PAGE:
“I’m a Worrier Princess!” she proclaimed triumphantly.
She laughed, “Oh yeah, warrior, not worrier!”
It was good to clarify, because she does come from a long line of worriers. My cousin, Lynette, and I will sometimes joke about the fact that if we can’t readily think of something to worry about – it worries us.
“There must be something I’m forgetting to worry about! Oh God. Whatever it is, I bet it’s awful.”
When I get up there on my Queen Worrier throne, I try very hard to remember the best advice I ever heard about worrying:
Ask yourself one question – Is there something you can do about it whatever it is that is worrying you?
If the answer is yes, then do that thing that will help – do the project, fix the mistake, make the apology….whatever. If there’s something you can do about it – do it.
If the answer is no, then let it go. If there is literally nothing you can do about it, what’s the point of worrying?
Sometimes this exercise works really well.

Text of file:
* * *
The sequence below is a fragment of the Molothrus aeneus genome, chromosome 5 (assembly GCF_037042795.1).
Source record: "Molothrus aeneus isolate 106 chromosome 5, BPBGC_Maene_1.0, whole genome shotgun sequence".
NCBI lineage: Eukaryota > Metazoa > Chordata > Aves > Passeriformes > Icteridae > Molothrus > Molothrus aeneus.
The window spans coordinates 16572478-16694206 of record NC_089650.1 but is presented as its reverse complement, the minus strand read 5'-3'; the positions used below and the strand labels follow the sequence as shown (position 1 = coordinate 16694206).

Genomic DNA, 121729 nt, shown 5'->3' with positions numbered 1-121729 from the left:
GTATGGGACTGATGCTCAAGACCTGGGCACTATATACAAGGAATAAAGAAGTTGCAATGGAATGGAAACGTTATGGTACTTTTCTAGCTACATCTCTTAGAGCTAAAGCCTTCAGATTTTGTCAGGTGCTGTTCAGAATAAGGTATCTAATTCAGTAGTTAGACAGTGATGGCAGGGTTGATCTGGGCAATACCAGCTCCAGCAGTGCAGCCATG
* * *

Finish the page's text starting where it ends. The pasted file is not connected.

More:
Other times we are presented with such a constant stream of worries that worrying becomes our default setting. This manifests itself in anxiousness (racing heart, racing head…); we become stuck in the heightened state of “fight or flight” and then, we become exhausted.
A young poet by the name of Sabrina Benaim said about her depression,
“Sometimes my depression is a firefly in the palm of a bear.
Sometimes it is the bear.”
That’s how I feel about my anxiety. So I get it. I know that sometimes it isn’t as simple as asking yourself whether or not there is something you can do about it.
In fact, sometimes that advice feels really patronizing and trite. (Sorry about that).
Sometimes what you need to do is go to bed. Let the head and the heart rest, and hope that when you wake up in the morning you will find a firefly beside you on your pillow, and not a big hairy bear hogging the bed.